Steel Works, Inc.

1429 Words6 Pages
Questions to consider: 1. How would you characterize Steel Works' products? What about Steel Works' customers? 2. What does the coefficient of variation tell us? Can you determine the coefficient of variation for the product lines? 3. How much inventory has Steel Works been holding? How much should they have been holding? SPECIALTY PRODUCTS DIVISION Customer Characteristics Steel Works has a large number of customers for its specialty products - 130 customers for some 120 products. However, majority of these customers (82.3%) are small-sized customers with less than $1million in sales. For example, using data from Spreadsheet S0121958, we see that there is only one major customer, C194, demanding considerable volume of DuraBendTM…show more content…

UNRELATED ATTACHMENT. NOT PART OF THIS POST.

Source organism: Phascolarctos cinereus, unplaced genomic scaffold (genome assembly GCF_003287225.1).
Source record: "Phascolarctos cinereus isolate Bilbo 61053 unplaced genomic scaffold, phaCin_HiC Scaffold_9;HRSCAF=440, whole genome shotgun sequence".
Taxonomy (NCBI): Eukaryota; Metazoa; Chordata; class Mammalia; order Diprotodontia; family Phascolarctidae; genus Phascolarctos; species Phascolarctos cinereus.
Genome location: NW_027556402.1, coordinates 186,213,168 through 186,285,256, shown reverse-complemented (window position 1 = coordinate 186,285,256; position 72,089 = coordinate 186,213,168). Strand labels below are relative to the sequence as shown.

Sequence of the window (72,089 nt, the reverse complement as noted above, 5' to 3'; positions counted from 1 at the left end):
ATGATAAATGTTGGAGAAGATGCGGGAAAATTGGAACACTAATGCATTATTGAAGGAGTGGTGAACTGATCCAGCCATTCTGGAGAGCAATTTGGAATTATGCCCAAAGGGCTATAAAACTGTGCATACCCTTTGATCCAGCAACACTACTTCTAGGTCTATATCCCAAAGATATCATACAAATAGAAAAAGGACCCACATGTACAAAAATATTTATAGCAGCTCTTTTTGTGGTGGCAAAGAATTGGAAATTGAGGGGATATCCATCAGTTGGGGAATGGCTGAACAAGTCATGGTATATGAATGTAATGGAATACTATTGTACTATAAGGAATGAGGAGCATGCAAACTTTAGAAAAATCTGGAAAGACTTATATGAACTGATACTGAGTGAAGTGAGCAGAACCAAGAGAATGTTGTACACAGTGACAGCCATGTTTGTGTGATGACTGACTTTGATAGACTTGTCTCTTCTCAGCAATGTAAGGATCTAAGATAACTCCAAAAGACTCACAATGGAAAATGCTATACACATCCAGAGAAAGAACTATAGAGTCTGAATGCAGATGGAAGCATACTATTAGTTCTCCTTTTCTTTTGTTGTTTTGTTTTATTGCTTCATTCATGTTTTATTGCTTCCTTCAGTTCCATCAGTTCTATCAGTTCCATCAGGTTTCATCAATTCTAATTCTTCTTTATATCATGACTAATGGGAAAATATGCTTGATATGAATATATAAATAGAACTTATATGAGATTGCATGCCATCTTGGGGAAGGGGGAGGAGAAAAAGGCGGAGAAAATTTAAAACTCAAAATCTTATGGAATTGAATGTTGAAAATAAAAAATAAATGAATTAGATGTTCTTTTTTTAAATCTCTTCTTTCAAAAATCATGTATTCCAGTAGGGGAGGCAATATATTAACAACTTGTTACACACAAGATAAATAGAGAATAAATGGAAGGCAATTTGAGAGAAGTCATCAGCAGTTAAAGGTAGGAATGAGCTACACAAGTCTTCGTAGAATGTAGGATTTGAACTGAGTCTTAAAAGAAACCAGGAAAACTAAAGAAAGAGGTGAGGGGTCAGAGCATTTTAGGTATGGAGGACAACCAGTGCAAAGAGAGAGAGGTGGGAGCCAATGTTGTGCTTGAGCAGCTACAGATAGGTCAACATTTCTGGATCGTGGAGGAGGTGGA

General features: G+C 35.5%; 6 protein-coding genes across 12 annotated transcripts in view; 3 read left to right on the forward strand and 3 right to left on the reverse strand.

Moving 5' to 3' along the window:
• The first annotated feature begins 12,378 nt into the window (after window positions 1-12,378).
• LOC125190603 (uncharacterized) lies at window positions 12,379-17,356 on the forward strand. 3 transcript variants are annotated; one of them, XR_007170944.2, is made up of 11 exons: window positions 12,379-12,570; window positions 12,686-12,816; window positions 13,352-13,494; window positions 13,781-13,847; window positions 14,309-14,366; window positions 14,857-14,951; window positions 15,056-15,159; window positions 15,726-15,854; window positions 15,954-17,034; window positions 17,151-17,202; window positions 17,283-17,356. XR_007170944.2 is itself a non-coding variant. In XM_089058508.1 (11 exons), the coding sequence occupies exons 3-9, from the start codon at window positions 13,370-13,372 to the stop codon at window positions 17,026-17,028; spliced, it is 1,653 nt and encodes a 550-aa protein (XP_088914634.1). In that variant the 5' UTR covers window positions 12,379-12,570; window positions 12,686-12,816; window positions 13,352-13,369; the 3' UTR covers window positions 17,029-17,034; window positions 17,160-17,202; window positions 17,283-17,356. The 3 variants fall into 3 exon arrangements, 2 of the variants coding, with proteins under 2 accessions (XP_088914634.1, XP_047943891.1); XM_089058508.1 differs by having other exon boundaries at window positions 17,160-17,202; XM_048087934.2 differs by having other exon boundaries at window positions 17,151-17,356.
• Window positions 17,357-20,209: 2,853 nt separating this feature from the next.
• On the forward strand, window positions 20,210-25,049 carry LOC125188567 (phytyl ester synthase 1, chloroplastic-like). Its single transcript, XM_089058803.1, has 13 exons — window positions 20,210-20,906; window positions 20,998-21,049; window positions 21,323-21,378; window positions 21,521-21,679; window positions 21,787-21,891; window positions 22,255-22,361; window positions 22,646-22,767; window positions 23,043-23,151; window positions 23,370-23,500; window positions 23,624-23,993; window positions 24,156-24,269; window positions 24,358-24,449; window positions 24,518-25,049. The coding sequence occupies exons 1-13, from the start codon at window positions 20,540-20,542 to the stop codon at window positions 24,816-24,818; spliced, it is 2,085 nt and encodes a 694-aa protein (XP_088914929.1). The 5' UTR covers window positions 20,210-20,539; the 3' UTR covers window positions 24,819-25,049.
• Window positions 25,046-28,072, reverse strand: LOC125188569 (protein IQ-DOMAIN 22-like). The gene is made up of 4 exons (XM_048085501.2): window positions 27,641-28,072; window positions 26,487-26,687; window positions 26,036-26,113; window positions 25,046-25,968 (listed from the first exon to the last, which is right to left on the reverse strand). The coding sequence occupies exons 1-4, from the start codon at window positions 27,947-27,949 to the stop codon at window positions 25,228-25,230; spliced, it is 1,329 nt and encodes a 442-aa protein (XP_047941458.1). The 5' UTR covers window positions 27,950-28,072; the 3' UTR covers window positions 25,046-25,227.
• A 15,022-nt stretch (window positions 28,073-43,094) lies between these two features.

Base-stock Model Since Steel Works currently do not have a centralized system and its products are not properly tracked, we will use the base-stock policy to calculate the recommended inventory levels even though QR model would probably give us a lower inventory level. Other factors which we took into consideration include: Each product is produced once a month. Given that the average lot size is almost the same as the average monthly demand, not much value will be obtained from updating the orders continuously. In addition, keeping track of the inventory continuously will require a lot of time, especially since Steel Works does not have a centralized database. There is a change-over cost between different products. The QR model replenishes the inventory whenever the inventory is below the reordering point. As a result, the manufacturing side cannot plan the production schedule for each produce before hand, and therefore may result in unnecessary change-over costs. Since each product is manufactured once a month in a rotating sequence, we set to be 1 month, and that the inventory of each product is reviewed on the first day of the period when the product is scheduled to be produced. Since we know from the case that DuraFlexTM R23 is produced monthly and during the 1st week of the month, the lead time L is assumed to be one week, that is, 0.25 months. In addition, given that the company only shipped
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